Has HISD's new super delivered on promises?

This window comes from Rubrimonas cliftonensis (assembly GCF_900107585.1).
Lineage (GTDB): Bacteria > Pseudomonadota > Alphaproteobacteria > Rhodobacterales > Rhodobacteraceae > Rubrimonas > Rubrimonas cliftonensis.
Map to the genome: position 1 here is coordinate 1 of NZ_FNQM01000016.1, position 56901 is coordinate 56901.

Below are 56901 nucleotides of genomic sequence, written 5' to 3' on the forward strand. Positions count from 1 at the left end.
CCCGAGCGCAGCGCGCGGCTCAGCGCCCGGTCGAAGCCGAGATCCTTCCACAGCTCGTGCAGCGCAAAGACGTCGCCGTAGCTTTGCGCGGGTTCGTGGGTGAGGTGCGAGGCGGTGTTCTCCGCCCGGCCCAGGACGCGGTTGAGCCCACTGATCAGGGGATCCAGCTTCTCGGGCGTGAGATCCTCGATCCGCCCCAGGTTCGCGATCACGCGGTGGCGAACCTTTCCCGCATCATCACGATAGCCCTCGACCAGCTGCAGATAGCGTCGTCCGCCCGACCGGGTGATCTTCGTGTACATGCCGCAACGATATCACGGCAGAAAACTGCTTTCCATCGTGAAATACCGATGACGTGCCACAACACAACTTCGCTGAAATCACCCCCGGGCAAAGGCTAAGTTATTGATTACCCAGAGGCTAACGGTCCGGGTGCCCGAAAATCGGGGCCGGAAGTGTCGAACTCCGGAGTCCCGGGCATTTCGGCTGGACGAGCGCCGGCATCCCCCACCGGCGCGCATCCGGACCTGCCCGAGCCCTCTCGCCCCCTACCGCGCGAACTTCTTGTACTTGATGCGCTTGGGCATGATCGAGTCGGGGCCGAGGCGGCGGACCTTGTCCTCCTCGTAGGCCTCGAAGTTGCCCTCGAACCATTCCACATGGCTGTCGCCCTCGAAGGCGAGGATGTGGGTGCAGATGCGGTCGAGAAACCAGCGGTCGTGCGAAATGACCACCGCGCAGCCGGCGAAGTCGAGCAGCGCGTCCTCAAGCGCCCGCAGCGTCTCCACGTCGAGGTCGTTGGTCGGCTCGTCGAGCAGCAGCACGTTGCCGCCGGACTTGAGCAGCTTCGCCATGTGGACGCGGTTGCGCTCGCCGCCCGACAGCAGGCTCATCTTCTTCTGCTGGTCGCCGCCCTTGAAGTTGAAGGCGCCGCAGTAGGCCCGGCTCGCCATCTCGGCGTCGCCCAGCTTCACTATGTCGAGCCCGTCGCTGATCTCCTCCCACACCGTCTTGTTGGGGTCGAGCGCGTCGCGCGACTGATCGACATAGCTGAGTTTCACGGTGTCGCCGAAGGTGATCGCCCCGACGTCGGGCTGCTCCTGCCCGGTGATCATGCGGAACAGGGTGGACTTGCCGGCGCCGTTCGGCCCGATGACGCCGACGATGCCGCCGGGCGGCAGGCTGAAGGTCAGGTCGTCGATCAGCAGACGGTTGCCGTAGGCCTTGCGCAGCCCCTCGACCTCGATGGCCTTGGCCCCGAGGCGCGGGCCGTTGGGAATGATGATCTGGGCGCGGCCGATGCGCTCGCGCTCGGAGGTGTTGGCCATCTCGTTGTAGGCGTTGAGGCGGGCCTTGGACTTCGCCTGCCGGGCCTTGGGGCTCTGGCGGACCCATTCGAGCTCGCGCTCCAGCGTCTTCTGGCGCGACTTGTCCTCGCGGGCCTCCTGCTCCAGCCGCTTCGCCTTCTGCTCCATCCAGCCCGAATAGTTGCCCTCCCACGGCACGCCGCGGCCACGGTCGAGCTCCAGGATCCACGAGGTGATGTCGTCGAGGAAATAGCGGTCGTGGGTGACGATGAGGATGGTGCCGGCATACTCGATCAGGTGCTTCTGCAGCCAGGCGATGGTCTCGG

HOUSTON Monday was the first day of school for hundreds of thousands of students and parents in the Houston area and along with their nerves and excitement, there are serious concerns about dropouts. It is a huge problem in HISD and has been for years. But Grier wants to put behind him as he starts the school year. Monday also was Grier's "first" first day of school here in Houston. He started mid-September last year. "I've been doing this too long to get nervous," Grier said. "But I'm going to be really excited." But not exactly excited about where this district stands. "If we're serious about being the best school district in America, we've got to get better, and we've got to get a lot better," Grier said. And one of his biggest challenges continues to be the number of HISD students who never make it across the graduation stage. When he took the superintendent's job, HISD's dropout rate was 18 percent. And after just three weeks on the job last year, Grier told us that in one year, he wanted to "see that 18 percent rate go down to at least 12 percent, hopefully 10 percent." So we wanted to hold him accountable and ask him how he did. "I've got great hopes that it's gone down," Grier said. "We just don't know, so I guess, how do we grade that? You give it an incomplete until the data comes in." It's incomplete since the state of Texas won't have any idea how many kids dropped out of HISD for months; and for a man who thrives on data, it is incredibly frustrating. "It's like putting your ATM card in the machine, and it tells you what your balance was a year ago," Grier said. "It doesn't help too much today." Grier does know that more students are graduating. More than 400 crossed the stage Saturday, including 126 who did it with the help of HISD grad labs, which are computer centers in high schools for students who've fallen behind. On top of that, more than 8,000 students are already a week into class at the district's Apollo 20 schools, where at-risk students are getting intense tutoring and a longer school day. It's all a good start, but as he finishes his "first" first day, Grier knows he has to get more students to their last day. "If a student doesn't drop out of high school, it's going to change their lives -- just the earning power, the opportunity to do different things and exciting things, whether it's getting in the military or getting a meaningful job or go on to college," he said. The data frustrations may continue for Grier. Even though the state collects drop out reports in October, they won't tell parents if it's getting better until July. It's been that way for a long time, and there's no plan to change.
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